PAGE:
Recession Proof: Chapter Two
“Nobody can think straight who does not work. Idleness warps the mind.” – Henry Ford
Tuesday morning came quickly and I was thankful. Being unemployed through the month of September when I was normally three weeks into my history curriculum, had me on edge, and the wife too. Sure, I had started to receive compensation, but I needed a real job. I’d been pulling my own weight since I was 15 when my father disappeared, my mother died and I began living in my uncle’s unfinished basement, sharing the space with his two untamed dogs. It was at that time that I asked people not to call me “Junior” anymore. I was an angry kid who didn’t need the daily reminder. Sharing his name was bad enough…
Along the way I had plenty of jobs before settling on teaching. I worked as a body shop apprentice, delivered packages, drove a canteen truck, reconditioned used cars, landscaped, was a construction laborer, sold life, health and disability insurance, and eventually worked as a bartender while I finished up at URI. I got my first teaching job just two days before my 27th birthday, ten years ago. I take great pride in doing whatever it takes. If I’m nothing else, I am a survivor…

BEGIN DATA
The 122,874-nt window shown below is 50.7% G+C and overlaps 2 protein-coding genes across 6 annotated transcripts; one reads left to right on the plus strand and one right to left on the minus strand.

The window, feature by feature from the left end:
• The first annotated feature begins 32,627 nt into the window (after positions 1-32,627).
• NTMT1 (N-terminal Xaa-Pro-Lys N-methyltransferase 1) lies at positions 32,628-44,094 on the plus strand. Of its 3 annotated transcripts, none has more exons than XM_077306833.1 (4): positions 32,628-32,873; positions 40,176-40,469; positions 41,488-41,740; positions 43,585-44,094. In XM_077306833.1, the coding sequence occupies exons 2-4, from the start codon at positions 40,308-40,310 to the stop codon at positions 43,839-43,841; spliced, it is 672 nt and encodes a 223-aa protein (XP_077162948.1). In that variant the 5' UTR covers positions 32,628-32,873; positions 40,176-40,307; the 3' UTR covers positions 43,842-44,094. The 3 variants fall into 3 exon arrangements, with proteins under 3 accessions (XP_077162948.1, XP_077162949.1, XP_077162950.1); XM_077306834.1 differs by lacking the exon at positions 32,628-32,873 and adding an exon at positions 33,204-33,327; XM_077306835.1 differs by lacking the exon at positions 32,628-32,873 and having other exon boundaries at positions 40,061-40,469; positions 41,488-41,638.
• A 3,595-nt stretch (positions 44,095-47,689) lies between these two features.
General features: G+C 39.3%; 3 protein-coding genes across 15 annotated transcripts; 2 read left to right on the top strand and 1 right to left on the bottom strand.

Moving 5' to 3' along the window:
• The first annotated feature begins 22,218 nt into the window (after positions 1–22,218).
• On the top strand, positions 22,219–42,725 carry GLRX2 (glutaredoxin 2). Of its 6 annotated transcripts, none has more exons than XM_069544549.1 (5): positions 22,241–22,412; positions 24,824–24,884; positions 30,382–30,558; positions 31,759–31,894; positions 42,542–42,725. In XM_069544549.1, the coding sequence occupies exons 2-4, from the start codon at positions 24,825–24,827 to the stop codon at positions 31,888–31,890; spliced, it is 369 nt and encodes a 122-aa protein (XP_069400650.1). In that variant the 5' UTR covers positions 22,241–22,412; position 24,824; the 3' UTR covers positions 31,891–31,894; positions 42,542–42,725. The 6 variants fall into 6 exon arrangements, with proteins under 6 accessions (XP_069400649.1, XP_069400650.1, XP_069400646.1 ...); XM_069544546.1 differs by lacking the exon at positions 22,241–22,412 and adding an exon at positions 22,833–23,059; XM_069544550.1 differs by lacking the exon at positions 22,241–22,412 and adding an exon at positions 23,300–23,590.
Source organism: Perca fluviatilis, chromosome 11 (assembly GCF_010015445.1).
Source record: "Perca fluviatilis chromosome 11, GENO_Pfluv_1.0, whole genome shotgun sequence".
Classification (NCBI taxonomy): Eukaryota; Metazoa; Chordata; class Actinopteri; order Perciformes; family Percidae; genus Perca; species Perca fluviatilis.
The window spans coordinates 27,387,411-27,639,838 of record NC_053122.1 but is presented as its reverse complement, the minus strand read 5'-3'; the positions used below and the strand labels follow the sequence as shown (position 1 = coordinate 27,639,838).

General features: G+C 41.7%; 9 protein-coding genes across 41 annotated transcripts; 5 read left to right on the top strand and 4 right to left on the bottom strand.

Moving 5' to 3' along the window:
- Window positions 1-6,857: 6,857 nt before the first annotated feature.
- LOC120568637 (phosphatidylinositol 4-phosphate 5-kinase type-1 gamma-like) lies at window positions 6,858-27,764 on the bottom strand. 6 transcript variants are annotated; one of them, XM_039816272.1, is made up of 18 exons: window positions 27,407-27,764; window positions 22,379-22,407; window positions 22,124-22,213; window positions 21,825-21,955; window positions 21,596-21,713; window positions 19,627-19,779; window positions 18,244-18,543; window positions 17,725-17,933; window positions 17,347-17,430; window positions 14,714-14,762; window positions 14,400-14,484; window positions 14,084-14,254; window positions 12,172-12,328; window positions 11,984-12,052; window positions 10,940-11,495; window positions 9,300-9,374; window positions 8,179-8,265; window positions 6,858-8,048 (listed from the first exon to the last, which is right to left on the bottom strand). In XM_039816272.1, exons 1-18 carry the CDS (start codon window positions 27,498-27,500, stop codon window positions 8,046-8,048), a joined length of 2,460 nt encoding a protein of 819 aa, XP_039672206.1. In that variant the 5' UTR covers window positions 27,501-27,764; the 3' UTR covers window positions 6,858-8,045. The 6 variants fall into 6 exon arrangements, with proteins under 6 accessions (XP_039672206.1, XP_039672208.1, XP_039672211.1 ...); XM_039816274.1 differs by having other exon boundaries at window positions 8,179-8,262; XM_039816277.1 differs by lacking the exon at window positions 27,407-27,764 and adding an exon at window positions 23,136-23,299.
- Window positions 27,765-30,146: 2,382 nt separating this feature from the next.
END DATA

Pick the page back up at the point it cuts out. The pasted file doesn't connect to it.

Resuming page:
Tuesday morning we gathered around the table, spilling sugar and non-dairy creamer on the cheap blue plastic tablecloth while pouring our coffee. The plan had changed. I was going with Steve Chalupa for the day, my direct boss. We had some pick-ups to do. He headed over to a late model navy-blue Crown Victoria parked out front. I followed. Then tossing the keys to me he said with a rewarding smile “Nick, you’re driving” The car was big and plush inside and handled like a dream.
Steve is 6’2” tall with broad shoulders, a narrow waist, a confident gait, movie star good looks, and brutal charisma. His thick dark hair was heavily gelled, combed straight back and hid the touch of gray beneath that hinted he's no young kid. When he talked he made eye contact, but his eyes were black or at least very dark brown, and it was hard to see his pupils, disguising his mood. His long, smooth forehead and dark eyebrows added to his intimidating features. As I drove, he directed me, adding that normally we’d be sharing the driving, but that today, the job was all mine. I had the feeling that if it worked out, this arrangement would be permanent. He continued by telling me I was a good driver, “calm and controlled”.